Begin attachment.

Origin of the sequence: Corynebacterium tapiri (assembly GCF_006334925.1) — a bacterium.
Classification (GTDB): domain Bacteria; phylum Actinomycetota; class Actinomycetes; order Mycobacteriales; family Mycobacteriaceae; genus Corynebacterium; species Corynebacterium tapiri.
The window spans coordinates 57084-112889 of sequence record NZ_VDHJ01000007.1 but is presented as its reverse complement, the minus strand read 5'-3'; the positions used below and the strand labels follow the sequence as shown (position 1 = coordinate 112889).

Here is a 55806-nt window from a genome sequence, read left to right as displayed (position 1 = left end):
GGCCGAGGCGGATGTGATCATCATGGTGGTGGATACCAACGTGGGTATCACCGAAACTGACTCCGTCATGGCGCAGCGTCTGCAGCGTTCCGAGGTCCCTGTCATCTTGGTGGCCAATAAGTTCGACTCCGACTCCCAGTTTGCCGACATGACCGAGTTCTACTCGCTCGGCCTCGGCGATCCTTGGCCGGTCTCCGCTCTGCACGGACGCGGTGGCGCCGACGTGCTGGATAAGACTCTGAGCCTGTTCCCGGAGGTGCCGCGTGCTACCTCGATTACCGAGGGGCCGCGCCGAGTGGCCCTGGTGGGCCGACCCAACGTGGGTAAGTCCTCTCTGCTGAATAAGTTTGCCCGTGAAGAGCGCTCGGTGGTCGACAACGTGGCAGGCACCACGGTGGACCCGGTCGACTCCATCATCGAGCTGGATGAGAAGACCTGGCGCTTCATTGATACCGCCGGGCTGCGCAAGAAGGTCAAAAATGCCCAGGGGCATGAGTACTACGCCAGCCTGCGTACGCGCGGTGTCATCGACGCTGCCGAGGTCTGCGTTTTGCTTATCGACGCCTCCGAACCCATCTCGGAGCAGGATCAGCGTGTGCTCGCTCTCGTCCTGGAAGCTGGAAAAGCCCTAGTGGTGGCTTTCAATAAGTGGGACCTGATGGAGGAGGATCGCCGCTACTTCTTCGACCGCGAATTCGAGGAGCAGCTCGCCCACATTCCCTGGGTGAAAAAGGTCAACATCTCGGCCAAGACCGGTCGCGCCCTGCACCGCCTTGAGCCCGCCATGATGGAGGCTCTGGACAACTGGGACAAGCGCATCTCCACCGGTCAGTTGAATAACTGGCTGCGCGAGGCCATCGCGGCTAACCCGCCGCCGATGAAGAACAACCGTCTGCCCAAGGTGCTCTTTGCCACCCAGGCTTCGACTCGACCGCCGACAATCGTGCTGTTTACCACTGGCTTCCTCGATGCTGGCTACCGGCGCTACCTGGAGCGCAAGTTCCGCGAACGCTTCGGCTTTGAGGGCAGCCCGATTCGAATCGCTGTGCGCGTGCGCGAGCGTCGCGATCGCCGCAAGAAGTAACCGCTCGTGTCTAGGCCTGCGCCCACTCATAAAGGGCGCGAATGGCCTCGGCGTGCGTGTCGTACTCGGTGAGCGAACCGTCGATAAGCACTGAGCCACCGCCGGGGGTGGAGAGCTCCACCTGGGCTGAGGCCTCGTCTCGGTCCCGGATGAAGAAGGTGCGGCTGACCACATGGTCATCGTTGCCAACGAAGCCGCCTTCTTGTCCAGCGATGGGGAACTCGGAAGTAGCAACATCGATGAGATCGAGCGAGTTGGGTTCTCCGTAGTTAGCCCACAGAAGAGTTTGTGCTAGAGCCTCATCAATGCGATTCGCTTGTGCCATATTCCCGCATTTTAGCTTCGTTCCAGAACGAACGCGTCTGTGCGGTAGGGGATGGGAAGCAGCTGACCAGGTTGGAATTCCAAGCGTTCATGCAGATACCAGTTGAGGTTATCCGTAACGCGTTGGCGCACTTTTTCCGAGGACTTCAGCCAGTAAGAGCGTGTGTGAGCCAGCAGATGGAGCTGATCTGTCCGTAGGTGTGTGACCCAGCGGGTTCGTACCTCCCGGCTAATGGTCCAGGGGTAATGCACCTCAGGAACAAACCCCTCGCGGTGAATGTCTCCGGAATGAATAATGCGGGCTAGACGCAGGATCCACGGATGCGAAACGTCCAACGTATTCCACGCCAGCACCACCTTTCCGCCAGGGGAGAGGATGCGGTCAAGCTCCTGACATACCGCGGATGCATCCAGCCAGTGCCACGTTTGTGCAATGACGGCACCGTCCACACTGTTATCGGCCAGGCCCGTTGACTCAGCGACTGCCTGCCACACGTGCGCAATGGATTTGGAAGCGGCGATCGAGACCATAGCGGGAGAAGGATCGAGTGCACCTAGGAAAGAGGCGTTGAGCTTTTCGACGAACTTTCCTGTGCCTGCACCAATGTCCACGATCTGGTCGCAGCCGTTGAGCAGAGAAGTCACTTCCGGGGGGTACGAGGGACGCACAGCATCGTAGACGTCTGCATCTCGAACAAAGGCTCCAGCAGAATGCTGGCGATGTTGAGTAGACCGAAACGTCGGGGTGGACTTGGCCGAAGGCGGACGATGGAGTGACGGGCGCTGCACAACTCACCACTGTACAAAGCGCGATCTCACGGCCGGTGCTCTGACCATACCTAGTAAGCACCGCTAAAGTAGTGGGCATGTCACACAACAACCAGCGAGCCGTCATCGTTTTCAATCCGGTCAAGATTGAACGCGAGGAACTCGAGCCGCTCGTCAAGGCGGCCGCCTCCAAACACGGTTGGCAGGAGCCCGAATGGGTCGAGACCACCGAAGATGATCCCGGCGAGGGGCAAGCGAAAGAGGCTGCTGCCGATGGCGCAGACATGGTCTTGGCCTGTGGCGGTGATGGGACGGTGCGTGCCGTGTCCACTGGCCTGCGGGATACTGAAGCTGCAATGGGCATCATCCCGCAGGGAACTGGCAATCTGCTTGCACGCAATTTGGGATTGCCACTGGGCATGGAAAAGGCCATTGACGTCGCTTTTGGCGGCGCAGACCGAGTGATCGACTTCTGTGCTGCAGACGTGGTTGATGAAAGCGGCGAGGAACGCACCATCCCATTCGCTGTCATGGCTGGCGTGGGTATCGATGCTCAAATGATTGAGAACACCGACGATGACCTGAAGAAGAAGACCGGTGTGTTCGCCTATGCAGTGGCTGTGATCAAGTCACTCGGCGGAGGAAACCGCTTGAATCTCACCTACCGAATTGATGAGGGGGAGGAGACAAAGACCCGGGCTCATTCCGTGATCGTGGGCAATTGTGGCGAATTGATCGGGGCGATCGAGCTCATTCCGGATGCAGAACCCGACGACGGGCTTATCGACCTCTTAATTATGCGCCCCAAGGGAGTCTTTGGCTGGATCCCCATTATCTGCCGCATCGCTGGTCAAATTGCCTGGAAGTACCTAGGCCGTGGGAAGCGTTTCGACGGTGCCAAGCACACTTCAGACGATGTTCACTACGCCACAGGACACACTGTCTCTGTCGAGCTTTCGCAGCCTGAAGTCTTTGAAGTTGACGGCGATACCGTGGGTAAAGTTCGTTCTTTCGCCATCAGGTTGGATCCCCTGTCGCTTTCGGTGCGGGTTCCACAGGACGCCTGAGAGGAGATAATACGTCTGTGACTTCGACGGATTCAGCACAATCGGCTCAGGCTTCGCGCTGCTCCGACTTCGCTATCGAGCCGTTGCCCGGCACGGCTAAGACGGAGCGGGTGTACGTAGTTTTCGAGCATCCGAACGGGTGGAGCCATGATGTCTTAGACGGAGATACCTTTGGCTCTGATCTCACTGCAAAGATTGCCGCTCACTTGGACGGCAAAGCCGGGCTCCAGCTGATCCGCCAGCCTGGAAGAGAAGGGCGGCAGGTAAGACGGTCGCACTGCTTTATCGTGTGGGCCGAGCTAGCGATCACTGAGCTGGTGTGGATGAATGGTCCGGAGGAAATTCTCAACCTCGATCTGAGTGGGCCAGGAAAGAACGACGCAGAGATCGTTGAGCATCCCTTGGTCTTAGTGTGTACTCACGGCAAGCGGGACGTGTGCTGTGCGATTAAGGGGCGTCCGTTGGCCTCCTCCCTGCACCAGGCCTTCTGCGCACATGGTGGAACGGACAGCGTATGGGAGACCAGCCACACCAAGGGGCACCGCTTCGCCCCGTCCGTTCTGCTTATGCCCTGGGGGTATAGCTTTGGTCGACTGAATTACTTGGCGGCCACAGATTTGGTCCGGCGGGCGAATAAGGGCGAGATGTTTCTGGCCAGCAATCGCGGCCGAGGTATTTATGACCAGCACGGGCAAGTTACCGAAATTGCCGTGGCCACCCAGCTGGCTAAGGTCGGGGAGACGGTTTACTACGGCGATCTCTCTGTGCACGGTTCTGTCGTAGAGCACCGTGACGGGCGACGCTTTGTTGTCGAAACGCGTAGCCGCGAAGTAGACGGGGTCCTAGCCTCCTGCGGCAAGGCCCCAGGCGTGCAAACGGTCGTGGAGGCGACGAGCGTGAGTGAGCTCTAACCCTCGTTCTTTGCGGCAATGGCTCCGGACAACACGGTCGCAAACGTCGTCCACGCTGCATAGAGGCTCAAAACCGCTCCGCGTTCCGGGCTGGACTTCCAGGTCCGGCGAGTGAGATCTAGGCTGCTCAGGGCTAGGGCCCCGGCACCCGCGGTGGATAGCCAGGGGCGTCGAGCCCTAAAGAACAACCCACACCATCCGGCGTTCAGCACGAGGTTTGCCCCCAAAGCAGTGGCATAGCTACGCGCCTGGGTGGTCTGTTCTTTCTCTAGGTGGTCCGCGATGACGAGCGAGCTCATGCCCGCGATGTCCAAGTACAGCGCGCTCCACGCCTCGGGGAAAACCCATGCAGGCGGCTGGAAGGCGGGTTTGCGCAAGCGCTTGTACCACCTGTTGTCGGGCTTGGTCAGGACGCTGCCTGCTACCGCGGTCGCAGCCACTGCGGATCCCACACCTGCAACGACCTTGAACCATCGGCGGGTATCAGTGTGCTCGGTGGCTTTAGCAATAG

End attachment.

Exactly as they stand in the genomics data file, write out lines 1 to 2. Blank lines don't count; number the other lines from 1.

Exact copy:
Origin of the sequence: Corynebacterium tapiri (assembly GCF_006334925.1) — a bacterium.
Classification (GTDB): domain Bacteria; phylum Actinomycetota; class Actinomycetes; order Mycobacteriales; family Mycobacteriaceae; genus Corynebacterium; species Corynebacterium tapiri.